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Track record 40 years later

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  • #16
    Re: Track record 40 years later

    Steve, I think it's a moot point. Per is right, the IAAF will never agree (and rightly so). Congrats on your award!

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    • #17
      Re: Track record 40 years later

      >Does anyone know just what was presented to the Records Committe, and then in turn their rationale
      for approval ? And/or are we getting ahead of ourselves here, or has it actually been fully approved ?!<

      Friends of mine who were at the USATF Convention tell me that the Records Committee unanimously rejected this application. But the final say on records is with the various sport committes. The Men's Track and Field Committee voted to accept it and so it stands approved. Absurd, of course. Shows just how stupid USATF can be. Now we'll find out how stupid the IAAF can be, but I agree with everyone else who's posted on this--it will be a non-starter with them.

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      • #18
        Re: Track record 40 years later

        now let me get this straight.... USATF has a Records Committee that rejected it...; then the "higher up" (?!) T & F Committee approved it over their heads ??!! I know one thing... if I had been on that Records Committee I would have immediately resigned as they all should. What a laughingstock organization.

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        • #19
          Re: Track record 40 years later

          Correct. The REAL issue here is not a 40-year old maybe/possibly/mighthavebeen record--it's the official process of decision-making that's led to this absurd situation. What happened and who made this decision?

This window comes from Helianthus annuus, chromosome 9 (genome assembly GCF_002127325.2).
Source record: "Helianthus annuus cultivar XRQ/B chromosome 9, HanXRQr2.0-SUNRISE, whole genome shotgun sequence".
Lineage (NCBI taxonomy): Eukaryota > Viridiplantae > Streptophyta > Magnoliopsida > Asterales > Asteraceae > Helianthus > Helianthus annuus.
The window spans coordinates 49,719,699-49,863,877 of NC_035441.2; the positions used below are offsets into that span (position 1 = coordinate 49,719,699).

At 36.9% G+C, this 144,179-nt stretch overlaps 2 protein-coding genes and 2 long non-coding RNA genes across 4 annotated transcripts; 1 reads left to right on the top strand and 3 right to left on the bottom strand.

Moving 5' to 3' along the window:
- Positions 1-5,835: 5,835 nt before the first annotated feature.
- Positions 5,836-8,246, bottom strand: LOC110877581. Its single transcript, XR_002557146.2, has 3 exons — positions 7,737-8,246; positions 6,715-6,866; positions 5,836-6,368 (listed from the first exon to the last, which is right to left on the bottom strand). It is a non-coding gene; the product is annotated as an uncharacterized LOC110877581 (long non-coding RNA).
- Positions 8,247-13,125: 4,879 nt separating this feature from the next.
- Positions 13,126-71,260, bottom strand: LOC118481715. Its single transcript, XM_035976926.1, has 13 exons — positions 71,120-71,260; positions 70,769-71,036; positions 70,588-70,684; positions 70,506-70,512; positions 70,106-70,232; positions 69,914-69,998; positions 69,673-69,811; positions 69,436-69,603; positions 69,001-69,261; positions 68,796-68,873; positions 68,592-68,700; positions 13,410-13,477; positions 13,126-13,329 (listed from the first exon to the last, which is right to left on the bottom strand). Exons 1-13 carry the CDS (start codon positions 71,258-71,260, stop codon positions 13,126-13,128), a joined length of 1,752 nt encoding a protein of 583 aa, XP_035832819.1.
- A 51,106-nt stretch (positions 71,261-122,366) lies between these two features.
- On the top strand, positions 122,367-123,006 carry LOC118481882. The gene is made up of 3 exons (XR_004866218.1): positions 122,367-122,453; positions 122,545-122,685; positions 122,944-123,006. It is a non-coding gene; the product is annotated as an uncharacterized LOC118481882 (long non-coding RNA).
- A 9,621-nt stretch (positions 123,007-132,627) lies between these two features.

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          • #20
            Re: Track record 40 years later

            This a strange one. Over the last 5 years I've received a number of letters from Dr Shinnick, who was clearly very upset about not having his 27'4" approved. I quoted him the "T&F News" report on the Modesto meeting which also appears in an earlier post on this subject, but he continued to assert that his mark was ok. I kept being reminded of the legend of King Canute attempting to prevent the tide coming in by use of willpower.
            When Shinnick appeared at Modeto he had a PR of 25'5 1/2 - which he then beat by 1'10 1/2 - truly a Beamonesque improvement (when he jumped his 29'2 1/2" Beamon improved by....1'10 1/2 !!). Many observers of Beamon's jump reckoned that the 2.0 wind reading was very generous, while there was no reading for Shinnick. It may be that Shinnick's jump was wind legal, but we'll never know for certain. What is certain is that Don Potts reported that there was excessive wind in races just before and just after the 27'4", and that, together with no wind reading should perpetually relegate Shinnick's mark to being an interesting footnote to track and field history

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            • #21
              Re: Track record 40 years later

              - As a member of the Records Committee, it was indeed rejected unanimously after over an hour of presentation and discussion
              - The rule at the time - as now - did require measurement of the wind (though pre 1930's or so there was a provision for signed affidavits - but irrelevant in this case)
              - Blame the Men's TF Committee, not the entire organization for being 'stupid'
              - I didn't get to those meetings but the Men's TF Committee was the group that overturned it. It will be interesting to hear a report on how that was presented.

              Steve Vaitones

              >>Does anyone know just what was presented to the Records Committe, and then in
              >turn their rationale
              for approval ? And/or are we getting ahead of ourselves
              >here, or has it actually been fully approved ?!<

              Friends of mine who were at
              >the USATF Convention tell me that the Records Committee unanimously rejected
              >this application. But the final say on records is with the various sport
              >committes. The Men's Track and Field Committee voted to accept it and so it
              >stands approved. Absurd, of course. Shows just how stupid USATF can be. Now
              >we'll find out how stupid the IAAF can be, but I agree with everyone else who's
              >posted on this--it will be a non-starter with them.

              Comment

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